- Research and development
- Indoor/outdoor navigation and path planning
- Industrial automation
- Defense application
Segway is one of the world’s leading developers of Robotics Mobility Platforms (RMPs). Its RMPs leverage the components and proprietary technology that has been deployed and tested in rugged environments across the globe as part of the durable Segway Personal Transporter (PT).
Deliberate Design & Customization
Segway’s engineers lead the product development industry in the areas of drive-by-wire technology, advanced sensing systems, dynamic stabilization and smart battery management. Their expertise is demonstrated in the simple and straightforward design of robotics platforms, which boast unmatched versatility, durability and performance.
RMP platforms are available in a variety of 2, 3 and 4 wheel configurations. All feature a flexible and intuitive user interface developed with the knowledge that simple customization and rapid integration are key features that our customers demand. The available selection of standard options allows each RMP to meet the mobility demands of most unmanned ground vehicle applications. In order to meet the needs of customers that require delivery of complete turn-key systems, custom options and full integration services are available.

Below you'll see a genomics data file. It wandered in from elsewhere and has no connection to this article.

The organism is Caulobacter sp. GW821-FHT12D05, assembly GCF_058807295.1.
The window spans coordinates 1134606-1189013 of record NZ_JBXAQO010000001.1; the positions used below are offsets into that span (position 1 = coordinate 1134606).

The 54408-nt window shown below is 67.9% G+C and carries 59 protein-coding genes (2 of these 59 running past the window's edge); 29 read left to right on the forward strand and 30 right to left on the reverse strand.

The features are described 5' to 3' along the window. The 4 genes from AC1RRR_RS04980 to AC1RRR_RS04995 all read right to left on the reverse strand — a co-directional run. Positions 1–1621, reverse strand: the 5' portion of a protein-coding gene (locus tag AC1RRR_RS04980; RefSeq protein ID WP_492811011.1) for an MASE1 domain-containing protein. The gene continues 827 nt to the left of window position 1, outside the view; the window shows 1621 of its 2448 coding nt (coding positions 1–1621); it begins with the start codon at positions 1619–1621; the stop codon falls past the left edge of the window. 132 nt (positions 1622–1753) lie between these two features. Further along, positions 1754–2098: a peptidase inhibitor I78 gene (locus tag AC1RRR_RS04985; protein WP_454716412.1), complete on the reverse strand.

Open Architecture & Easy Integration
Segway’s robust electric propulsion system coupled with a flexible user interface results in an open architecture platform. The platforms provide researchers, scientists and engineers the ability to easily integrate sensors, manipulators, additional payloads and other third party equipment into or on top of the platform. Create advanced robotics solutions for research as well as commercial products with Segway RMPs.
Find out more about the Segway Robotics Mobility Platforms here at the Segway RMP website.
Star Trek’s Captain Kirk actor William Shatner beams down to New Zealand’s screens this week riding a Segway Personal Transporter (PT) in an advert for MyRepublic.
Watch how William Shatner rolls down his purple spaceship’s gang plank, before engaging thrusters to attain warp factor 9 and leap the front steps into a suburban house in a single bound.
MyRepublic – the new fibre broadband service – launched here this week, and adverts are being broadcast prime time on TV as well as multimedia such as web pages, YouTube, etc. The advert has been edited to a variety of running times, and the full 60 second version can be viewed on YouTube here.
Of course, Shatner isn’t the first to star on a rocket propelled Segway PT. Prior examples include Philip Bendall and performers at the Rugby World Cup at Eden Park, Auckland in 2005….
Jet-powered Segway PTs at 2005 Rugby World Cup (Eden Park, Auckland, New Zealand)
…and a gorilla in Ken Block’s Gymkhana 4 in 2012….
Gorilla on a Segway PT rocket
…and more recently (2013) actor Billy Zane launches skywards in the music video for pop star Avril Lavigne’s song Rock n Roll.
Avril Lavigne in Rock N Roll with Billy Zane lifting off on a rocket Segway PT